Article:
USB Human Interface Device drivers.
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README.rst

Introduction

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This driver simulates USB HID devices. Currently keyboard and mouse are implemented.

Dependencies

This driver depends on:

Please ensure all dependencies are available on the CircuitPython filesystem. This is easily achieved by downloading the Adafruit library and driver bundle.

Usage Example

The Keyboard class sends keypress reports for a USB keyboard device to the host.

The Keycode class defines USB HID keycodes to send using Keyboard.

from adafruit_hid.keyboard import Keyboard
from adafruit_hid.keycode import Keycode

# Set up a keyboard device.
kbd = Keyboard()

# Type lowercase 'a'. Presses the 'a' key and releases it.
kbd.send(Keycode.A)

# Type capital 'A'.
kbd.send(Keycode.SHIFT, Keycode.A)

# Type control-x.
kbd.send(Keycode.CONTROL, Keycode.X)

# You can also control press and release actions separately.
kbd.press(Keycode.CONTROL, Keycode.X)
kbd.release_all()

# Press and hold the shifted '1' key to get '!' (exclamation mark).
kbd.press(Keycode.SHIFT, Keycode.ONE)
# Release the ONE key and send another report.
kbd.release(Keycode.ONE)
# Press shifted '2' to get '@'.
kbd.press(Keycode.TWO)
# Release all keys.
kbd.release_all()

The KeyboardLayoutUS sends ASCII characters using keypresses. It assumes the host is set to accept keypresses from a US keyboard.

If the host is expecting a non-US keyboard, the character to key mapping provided by KeyboardLayoutUS will not always be correct. Different keypresses will be needed in some cases. For instance, to type an 'A' on a French keyboard (AZERTY instead of QWERTY), Keycode.Q should be pressed.

Currently this package provides only KeyboardLayoutUS. More KeyboardLayout classes could be added to handle non-US keyboards and the different input methods provided by various operating systems.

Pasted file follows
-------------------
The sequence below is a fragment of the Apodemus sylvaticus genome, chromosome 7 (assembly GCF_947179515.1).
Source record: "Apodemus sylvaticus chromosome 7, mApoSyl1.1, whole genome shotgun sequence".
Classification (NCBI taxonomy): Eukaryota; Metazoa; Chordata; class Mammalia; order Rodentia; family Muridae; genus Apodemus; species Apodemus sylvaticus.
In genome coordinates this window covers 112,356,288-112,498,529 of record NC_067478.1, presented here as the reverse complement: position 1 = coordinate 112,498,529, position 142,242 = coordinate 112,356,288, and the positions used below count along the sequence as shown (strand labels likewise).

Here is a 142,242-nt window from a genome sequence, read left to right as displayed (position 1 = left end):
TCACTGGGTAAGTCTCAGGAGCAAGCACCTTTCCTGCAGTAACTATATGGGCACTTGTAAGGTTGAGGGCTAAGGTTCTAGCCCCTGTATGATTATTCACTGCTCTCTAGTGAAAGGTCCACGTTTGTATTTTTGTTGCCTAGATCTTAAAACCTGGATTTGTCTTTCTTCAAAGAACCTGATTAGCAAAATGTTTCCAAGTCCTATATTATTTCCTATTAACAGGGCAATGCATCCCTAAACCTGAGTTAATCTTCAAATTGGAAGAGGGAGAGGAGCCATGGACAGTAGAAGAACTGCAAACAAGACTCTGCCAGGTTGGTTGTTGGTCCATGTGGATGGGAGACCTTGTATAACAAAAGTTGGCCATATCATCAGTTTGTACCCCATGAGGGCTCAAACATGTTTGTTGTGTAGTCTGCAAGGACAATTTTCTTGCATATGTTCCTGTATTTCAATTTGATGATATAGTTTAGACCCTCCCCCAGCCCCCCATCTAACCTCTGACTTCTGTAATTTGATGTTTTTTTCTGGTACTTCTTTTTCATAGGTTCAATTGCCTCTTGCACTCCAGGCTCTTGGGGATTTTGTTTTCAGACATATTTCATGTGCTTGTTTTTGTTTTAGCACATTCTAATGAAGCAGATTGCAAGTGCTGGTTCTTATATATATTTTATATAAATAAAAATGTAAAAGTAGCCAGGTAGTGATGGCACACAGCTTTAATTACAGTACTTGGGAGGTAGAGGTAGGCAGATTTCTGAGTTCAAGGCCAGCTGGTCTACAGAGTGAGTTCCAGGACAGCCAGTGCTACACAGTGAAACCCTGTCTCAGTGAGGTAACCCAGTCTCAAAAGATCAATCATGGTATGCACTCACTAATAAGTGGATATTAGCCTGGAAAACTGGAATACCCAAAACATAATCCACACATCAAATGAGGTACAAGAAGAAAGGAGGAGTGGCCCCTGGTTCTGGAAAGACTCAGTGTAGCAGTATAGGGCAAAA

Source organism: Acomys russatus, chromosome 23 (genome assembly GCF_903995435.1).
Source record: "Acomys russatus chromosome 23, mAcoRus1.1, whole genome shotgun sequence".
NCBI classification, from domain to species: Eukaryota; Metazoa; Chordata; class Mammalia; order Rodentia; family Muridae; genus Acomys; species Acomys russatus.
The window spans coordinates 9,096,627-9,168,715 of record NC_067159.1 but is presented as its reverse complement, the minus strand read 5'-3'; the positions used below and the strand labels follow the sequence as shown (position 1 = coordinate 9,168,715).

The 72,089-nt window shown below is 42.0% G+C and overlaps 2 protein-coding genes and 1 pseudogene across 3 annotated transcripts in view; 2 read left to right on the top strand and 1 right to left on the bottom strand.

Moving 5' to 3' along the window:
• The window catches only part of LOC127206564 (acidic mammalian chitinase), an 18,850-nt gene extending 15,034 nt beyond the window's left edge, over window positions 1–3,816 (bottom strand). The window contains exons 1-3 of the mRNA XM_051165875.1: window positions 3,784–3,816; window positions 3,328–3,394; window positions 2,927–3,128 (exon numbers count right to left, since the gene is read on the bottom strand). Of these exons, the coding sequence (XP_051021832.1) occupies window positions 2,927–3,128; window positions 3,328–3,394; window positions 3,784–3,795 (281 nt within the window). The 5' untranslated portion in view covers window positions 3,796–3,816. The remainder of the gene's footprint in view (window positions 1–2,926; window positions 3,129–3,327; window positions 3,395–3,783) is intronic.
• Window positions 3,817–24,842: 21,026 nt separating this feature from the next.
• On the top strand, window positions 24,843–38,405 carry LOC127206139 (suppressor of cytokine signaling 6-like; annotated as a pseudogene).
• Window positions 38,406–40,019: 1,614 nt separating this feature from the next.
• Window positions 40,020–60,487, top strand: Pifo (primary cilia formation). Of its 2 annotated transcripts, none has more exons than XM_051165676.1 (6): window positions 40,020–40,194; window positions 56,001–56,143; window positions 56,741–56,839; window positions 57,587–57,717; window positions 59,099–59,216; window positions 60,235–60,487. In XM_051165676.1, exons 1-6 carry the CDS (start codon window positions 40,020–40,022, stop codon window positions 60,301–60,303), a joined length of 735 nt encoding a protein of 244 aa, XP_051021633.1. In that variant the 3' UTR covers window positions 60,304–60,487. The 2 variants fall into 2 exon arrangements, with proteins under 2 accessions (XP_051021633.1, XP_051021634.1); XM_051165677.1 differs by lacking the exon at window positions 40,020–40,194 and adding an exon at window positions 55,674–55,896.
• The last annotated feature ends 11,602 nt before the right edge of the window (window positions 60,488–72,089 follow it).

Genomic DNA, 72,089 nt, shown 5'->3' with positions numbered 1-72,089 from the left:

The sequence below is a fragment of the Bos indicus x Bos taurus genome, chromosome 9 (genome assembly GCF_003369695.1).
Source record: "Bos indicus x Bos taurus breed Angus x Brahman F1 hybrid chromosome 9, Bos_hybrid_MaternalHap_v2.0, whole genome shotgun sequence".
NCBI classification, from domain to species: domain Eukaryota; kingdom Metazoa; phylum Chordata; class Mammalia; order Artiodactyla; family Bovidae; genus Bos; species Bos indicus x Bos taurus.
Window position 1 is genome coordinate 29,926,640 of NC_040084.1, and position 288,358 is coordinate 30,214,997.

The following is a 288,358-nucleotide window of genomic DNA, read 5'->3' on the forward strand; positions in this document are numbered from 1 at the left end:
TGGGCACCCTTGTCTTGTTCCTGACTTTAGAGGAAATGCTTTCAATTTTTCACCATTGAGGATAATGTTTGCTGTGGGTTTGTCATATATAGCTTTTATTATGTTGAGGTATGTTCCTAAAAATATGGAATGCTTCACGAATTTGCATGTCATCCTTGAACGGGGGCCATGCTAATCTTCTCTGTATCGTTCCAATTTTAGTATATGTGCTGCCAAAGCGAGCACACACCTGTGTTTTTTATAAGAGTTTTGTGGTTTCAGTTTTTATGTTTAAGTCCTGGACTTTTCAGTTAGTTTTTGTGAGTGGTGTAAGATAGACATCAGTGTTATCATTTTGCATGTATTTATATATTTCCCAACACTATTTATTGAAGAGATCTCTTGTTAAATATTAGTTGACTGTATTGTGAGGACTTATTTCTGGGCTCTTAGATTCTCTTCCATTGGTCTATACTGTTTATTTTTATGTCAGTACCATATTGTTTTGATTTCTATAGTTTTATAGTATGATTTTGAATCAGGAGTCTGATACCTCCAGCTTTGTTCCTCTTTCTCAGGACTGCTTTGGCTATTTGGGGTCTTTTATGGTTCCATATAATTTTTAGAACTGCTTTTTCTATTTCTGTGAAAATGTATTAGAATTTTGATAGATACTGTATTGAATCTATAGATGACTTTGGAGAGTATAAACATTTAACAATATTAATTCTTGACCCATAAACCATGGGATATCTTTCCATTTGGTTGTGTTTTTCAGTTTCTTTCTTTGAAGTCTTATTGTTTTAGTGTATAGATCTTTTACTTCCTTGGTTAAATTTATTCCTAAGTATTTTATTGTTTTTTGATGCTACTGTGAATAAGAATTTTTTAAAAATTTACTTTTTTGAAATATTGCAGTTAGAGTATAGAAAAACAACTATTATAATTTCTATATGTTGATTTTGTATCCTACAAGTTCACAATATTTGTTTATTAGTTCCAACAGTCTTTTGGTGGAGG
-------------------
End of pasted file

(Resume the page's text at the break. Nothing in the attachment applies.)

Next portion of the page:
from adafruit_hid.keyboard import Keyboard
from adafruit_hid.keyboard_layout_us import KeyboardLayoutUS

kbd = Keyboard()
layout = KeyboardLayoutUS(kbd)

# Type 'abc' followed by Enter (a newline).
layout.write('abc\n')

# Get the keycodes needed to type a '$'.
# The method will return (Keycode.SHIFT, Keycode.FOUR).
keycodes = layout.keycodes('$')

The Mouse class simulates a three-button mouse with a scroll wheel.

from adafruit_hid.mouse import Mouse

m = Mouse()

# Click the left mouse button.
m.click(Mouse.LEFT_BUTTON)

# Move the mouse diagonally to the upper left.
m.move(-100, -100, 0)

# Roll the mouse wheel away from the user one unit.
# Amount scrolled depends on the host.
m.move(0, 0, -1)

# Keyword arguments may also be used. Omitted arguments default to 0.
m.move(x=-100, y=-100)
m.move(wheel=-1)

# Move the mouse while holding down the left button. (click-drag).
m.press(Mouse.LEFT_BUTTON)
m.move(x=50, y=20)
m.release_all()       # or m.release(Mouse.LEFT_BUTTON)

The ConsumerControl class emulates consumer control devices such as remote controls, or the multimedia keys on certain keyboards.

New in CircuitPython 3.0.

from adafruit_hid.consumer_control import ConsumerControl
from adafruit_hid.consumer_control_code import ConsumerControlCode

cc = ConsumerControl()

# Raise volume.
cc.send(ConsumerControlCode.VOLUME_INCREMENT)

# Pause or resume playback.
cc.send(ConsumerControlCode.PLAY_PAUSE)

The Gamepad class emulates a two-joystick gamepad with 16 buttons.

New in CircuitPython 3.0.

from adafruit_hid.gamepad import Gamepad

gp = Gamepad()

# Click gamepad buttons.
gp.click_buttons(1, 7)

# Move joysticks.
gp.move_joysticks(x=2, y=0, z=-20)

Contributing

Contributions are welcome! Please read our Code of Conduct before contributing to help this project stay welcoming.

Building locally

To build this library locally you'll need to install the circuitpython-build-tools package.

python3 -m venv .env
source .env/bin/activate
pip install circuitpython-build-tools

Once installed, make sure you are in the virtual environment:

source .env/bin/activate

Then run the build:

circuitpython-build-bundles --filename_prefix adafruit-circuitpython-hid --library_location .

Sphinx documentation

Sphinx is used to build the documentation based on rST files and comments in the code. First, install dependencies (feel free to reuse the virtual environment from above):

python3 -m venv .env
source .env/bin/activate
pip install Sphinx sphinx-rtd-theme

Now, once you have the virtual environment activated:

cd docs
sphinx-build -E -W -b html . _build/html

This will output the documentation to docs/_build/html. Open the index.html in your browser to view them. It will also (due to -W) error out on any warning like Travis will. This is a good way to locally verify it will pass.